Analysis of water–energy nexus and trends in support of the sustainable development goals: A study using longitudinal water–energy use data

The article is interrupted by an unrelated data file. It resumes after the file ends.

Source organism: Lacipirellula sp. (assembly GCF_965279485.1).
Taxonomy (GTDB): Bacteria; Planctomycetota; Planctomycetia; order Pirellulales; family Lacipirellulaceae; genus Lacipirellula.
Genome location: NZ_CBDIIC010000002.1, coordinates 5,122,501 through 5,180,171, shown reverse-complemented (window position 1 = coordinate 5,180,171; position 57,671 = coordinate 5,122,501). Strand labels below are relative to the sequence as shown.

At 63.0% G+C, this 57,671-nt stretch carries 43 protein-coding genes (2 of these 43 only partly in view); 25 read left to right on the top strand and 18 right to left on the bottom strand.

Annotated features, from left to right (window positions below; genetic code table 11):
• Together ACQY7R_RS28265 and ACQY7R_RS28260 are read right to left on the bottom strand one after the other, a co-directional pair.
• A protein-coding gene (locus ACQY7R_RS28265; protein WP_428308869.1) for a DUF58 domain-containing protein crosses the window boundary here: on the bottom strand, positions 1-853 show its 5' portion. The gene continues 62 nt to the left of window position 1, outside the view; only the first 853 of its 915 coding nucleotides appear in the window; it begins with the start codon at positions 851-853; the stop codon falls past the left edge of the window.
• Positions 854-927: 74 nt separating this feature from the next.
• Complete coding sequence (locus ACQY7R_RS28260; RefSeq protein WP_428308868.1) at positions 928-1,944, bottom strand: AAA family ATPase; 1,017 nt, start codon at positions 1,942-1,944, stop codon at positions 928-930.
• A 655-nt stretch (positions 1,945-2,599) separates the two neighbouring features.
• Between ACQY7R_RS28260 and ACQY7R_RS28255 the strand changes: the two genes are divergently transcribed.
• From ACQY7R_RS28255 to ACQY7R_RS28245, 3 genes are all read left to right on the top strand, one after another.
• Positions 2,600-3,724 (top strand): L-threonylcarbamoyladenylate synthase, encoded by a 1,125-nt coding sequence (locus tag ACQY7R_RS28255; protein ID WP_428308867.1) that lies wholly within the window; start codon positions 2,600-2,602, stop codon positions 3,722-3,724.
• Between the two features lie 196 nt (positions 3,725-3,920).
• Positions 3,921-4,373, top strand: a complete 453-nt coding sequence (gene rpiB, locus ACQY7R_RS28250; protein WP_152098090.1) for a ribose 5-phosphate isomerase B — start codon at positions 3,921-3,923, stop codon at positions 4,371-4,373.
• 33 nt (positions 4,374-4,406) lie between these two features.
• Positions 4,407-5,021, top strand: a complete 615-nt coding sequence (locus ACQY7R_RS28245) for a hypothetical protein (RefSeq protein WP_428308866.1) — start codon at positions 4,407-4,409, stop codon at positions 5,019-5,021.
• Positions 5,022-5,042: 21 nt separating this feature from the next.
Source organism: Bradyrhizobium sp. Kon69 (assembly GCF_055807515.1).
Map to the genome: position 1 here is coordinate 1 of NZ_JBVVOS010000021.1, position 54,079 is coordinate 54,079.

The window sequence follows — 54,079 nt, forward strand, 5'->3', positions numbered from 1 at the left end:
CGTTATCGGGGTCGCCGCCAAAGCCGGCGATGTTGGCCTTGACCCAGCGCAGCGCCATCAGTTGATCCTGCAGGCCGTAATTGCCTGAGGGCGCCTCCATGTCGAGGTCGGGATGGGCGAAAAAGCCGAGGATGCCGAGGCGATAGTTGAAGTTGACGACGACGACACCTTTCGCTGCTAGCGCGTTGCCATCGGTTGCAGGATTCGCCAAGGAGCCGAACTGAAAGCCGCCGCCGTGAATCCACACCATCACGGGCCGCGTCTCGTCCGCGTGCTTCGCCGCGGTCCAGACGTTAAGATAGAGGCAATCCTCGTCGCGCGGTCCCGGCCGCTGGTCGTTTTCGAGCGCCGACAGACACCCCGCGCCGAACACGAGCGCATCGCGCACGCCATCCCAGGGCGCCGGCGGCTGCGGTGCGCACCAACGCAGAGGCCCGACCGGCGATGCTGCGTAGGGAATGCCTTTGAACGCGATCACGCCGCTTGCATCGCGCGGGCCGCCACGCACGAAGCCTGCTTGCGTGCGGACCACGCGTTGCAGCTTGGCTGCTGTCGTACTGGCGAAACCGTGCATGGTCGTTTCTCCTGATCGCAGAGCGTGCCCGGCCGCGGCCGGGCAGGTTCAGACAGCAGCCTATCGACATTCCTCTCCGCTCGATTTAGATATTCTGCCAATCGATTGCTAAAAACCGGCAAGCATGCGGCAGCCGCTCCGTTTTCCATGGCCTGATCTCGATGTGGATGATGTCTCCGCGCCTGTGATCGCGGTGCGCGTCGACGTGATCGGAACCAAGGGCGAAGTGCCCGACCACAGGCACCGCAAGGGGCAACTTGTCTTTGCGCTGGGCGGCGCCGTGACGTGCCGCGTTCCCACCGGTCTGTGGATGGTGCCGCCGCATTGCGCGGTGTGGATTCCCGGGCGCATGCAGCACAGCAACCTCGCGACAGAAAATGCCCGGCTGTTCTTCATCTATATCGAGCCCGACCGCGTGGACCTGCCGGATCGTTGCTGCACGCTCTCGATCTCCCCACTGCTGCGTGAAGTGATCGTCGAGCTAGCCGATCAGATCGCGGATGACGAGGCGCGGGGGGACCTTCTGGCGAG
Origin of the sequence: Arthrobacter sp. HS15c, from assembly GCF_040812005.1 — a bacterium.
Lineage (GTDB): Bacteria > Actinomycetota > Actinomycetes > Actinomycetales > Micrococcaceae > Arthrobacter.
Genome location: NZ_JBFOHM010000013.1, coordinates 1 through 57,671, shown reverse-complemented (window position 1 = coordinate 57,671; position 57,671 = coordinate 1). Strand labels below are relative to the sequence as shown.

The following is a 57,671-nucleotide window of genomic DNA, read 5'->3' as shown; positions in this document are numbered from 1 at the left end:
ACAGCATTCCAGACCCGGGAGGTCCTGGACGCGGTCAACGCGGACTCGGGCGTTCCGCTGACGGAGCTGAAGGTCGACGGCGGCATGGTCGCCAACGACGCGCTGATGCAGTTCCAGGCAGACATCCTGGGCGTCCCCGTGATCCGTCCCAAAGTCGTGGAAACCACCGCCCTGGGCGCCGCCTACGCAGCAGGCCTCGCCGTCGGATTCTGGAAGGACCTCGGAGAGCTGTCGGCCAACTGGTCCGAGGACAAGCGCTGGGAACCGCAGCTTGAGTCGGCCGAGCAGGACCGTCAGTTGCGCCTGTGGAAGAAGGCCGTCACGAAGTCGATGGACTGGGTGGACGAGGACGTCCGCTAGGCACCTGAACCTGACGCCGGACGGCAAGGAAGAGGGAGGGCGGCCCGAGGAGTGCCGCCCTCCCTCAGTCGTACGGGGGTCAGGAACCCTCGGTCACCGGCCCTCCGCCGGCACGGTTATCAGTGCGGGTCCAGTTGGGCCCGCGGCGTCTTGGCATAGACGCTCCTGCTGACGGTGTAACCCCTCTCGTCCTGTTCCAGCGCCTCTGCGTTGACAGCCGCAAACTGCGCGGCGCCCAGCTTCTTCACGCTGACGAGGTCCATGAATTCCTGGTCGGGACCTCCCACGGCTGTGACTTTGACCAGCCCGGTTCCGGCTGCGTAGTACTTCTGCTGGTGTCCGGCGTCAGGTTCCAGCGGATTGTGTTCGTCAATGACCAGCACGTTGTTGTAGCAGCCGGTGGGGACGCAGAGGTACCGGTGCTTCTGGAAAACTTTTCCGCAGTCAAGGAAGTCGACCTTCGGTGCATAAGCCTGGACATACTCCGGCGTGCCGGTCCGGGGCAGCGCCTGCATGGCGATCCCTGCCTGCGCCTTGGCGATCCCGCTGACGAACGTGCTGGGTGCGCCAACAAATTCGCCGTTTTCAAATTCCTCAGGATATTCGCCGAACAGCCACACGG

Water and energy are two critical natural resources necessary for human activities and socioeconomic development. Water and energy systems are highly interdependent, and water efficiency and energy efficiency are two related indicators for the United Nations’ Sustainable Development Goals. It is critical to improve energy–water use efficiency to sustain socioeconomic development while reducing adverse effects on natural resources, society, and the environment. By using longitudinal energy–water use data for China over the past 21 years, this paper develops a temporo-spatial study to address key issues and introduce analytical approaches needed to understand the water-energy nexus and support integrated resource planning and management to achieve the Sustainable Development Goals. Decomposition analysis indicates that the production effect was the dominating factor contributing the increase in the country’s energy–water use, while energy–water efficiency is the major factor slowing the growth of the country’s energy–water use. Changes and trends analyses show that the country’s energy intensity, water intensity, and water/energy ratio significantly decreased from 1999 to 2019, but the rate of decline has slowed. The disparities of the country’s provincial energy intensities, water intensities, and water/energy ratios significantly decreased with economic growth. Results suggest that improving energy–water efficiency is critical for the country to curb increasing energy and water use and achieve resource and environmental protection targets with rapid economic development. The disparities between regional energy-water efficiencies can be reduced along with economic growth, while an overheated economy can widen the disparities and result in unsustainable and inefficient utilization of resources. Government coordination, targets, and policy as part of the efficiency governance system are critical for continuous energy–water efficiency improvement and directly influence the implementation and effectiveness of energy–water efficiency policy.